Get out your Easy Bake Ovens and your polydimethylsiloxane, it’s time to make some lenses. Okay, okay… so it’s not that easy. But researchers at an Australian University have developed a new way to make extremely inexpensive, high-quality lenses by using nothing more than droplets of a transparent silicon and an oven to cure said droplets in.
We’ve probably all noticed that small droplets of water act almost identical to a lens. Well, the Research School of Engineering at Australian National University decided to make these droplet-lenses more permanent by using an extremely transparent silicon instead of water, and they’ve figured out an extremely efficient and cost-effective way to do so.
What comes out the other end are individual lenses that cost little as a few pennies a piece!
“Because they’re so inexpensive, the lenses can be used in a variety of applications,” they explain in the research paper. “Including tools to detect diseases in the field, scientific research in the lab and optical lenses and microscopes for education in classrooms.”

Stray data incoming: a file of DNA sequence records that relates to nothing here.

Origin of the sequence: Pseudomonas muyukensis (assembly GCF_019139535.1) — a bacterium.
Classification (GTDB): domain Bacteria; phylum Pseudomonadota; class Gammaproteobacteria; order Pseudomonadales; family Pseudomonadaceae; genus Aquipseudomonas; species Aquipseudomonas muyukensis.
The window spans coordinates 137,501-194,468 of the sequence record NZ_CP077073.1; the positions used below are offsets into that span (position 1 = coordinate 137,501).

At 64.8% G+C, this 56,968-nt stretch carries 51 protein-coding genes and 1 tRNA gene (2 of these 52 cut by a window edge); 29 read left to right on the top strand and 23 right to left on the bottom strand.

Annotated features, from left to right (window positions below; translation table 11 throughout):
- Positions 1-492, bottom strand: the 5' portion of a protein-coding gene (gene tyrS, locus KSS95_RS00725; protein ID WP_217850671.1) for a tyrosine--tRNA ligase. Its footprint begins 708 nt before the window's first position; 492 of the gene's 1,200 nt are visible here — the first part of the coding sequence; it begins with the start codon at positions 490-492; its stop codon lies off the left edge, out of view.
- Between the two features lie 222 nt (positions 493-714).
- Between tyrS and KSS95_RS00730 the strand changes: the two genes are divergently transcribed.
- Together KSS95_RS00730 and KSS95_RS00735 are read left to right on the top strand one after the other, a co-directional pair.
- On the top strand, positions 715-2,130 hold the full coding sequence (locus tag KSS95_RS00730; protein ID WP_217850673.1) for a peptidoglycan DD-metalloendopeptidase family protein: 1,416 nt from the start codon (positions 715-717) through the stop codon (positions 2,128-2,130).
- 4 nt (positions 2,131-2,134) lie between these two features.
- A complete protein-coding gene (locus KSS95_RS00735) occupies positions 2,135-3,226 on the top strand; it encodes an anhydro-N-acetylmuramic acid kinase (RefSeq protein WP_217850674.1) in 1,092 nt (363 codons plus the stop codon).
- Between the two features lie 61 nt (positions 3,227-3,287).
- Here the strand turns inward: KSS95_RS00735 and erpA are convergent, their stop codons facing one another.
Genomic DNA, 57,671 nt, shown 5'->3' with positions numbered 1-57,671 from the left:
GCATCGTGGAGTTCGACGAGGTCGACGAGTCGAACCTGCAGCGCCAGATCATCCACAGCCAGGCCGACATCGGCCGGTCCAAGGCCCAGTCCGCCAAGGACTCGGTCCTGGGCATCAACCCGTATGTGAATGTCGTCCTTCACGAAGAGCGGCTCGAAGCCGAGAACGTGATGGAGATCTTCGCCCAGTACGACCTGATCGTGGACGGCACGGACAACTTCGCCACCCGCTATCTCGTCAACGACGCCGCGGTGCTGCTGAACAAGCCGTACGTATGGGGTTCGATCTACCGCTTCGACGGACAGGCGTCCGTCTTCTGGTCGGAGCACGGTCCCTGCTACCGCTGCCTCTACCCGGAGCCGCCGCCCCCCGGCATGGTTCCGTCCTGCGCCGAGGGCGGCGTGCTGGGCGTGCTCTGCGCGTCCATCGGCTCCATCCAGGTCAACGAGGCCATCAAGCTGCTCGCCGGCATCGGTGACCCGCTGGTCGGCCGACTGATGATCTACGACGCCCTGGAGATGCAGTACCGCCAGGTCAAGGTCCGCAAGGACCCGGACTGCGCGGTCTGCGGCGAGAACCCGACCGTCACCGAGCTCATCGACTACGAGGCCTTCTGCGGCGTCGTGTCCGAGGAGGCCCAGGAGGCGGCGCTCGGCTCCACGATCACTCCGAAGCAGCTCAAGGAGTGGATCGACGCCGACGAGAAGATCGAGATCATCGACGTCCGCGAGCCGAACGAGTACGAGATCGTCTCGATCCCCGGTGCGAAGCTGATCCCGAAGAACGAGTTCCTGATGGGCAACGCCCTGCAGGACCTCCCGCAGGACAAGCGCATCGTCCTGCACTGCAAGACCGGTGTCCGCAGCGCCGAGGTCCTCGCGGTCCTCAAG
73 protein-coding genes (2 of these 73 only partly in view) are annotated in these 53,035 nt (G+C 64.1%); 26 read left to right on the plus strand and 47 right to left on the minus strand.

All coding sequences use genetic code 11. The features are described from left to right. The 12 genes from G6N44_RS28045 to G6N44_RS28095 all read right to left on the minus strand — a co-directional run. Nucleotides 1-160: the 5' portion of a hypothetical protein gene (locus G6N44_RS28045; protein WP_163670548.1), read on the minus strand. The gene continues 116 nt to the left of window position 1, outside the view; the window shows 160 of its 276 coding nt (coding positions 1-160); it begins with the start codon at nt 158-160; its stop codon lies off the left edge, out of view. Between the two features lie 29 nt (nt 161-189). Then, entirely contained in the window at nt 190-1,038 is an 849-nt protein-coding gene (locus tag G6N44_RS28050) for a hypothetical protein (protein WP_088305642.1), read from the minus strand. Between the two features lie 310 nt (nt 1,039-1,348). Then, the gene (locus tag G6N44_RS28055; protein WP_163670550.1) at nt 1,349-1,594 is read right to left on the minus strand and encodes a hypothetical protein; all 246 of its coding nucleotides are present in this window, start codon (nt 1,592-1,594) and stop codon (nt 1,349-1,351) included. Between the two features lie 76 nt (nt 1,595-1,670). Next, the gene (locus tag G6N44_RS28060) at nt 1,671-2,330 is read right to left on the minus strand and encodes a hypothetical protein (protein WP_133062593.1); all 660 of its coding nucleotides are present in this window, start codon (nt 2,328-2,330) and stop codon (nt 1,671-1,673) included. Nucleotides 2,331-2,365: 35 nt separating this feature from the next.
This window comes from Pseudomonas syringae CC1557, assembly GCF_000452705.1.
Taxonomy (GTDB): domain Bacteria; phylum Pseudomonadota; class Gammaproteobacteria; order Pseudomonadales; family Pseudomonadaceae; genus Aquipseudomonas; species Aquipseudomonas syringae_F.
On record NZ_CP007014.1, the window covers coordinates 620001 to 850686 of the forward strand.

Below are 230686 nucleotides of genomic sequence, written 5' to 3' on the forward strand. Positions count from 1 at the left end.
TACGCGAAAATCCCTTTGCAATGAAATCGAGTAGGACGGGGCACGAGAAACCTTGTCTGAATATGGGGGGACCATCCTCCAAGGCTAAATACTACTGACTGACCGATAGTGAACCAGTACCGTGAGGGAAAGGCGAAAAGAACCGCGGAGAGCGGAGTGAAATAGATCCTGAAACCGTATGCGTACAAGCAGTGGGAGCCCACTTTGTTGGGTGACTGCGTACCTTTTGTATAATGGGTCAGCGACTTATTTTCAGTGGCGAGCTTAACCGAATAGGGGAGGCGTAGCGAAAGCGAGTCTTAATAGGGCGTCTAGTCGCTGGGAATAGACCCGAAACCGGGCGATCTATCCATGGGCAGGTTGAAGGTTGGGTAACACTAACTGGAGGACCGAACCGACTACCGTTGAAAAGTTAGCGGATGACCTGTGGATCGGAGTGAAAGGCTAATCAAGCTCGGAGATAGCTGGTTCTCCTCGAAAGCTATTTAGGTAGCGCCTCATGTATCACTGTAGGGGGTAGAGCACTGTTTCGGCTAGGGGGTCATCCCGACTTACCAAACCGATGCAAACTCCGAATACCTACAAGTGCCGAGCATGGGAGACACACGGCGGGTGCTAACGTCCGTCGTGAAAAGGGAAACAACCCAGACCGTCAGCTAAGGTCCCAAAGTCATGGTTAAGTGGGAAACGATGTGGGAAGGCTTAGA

Using nothing more than gravity, viscosity and layers of the gel to shape the lenses, there’s no need for complicated (and therefore expensive) machinery to create these little optics. If they need more magnification, they simply tweak the amount and viscosity of the layers to produce a wider or tighter focal length.
And the lenses that come out the other end can be used in a plethora of applications. One example is pairing these cheap lenses with any cellphone camera to create a dermascope. Instead of a $500 piece of machinery, a portable, almost disposable piece of plastic can be used to help diagnose skin-related issues anywhere in the world for mere pennies (assuming someone has a cellphone, which most do).
Another use shown is for farmers who are looking to properly identify the various pests out in their crops. Oftentimes these little creatures are far too small to see what they are without proper magnification, but with the help of these little lenses, they can identify on-the-go and properly treat fields as needed.
If you’d like to read up on the research in more detail, you can check out the entire paper by clicking here.
Image credits: Images courtesy of Optics Info Base and Optical Image Society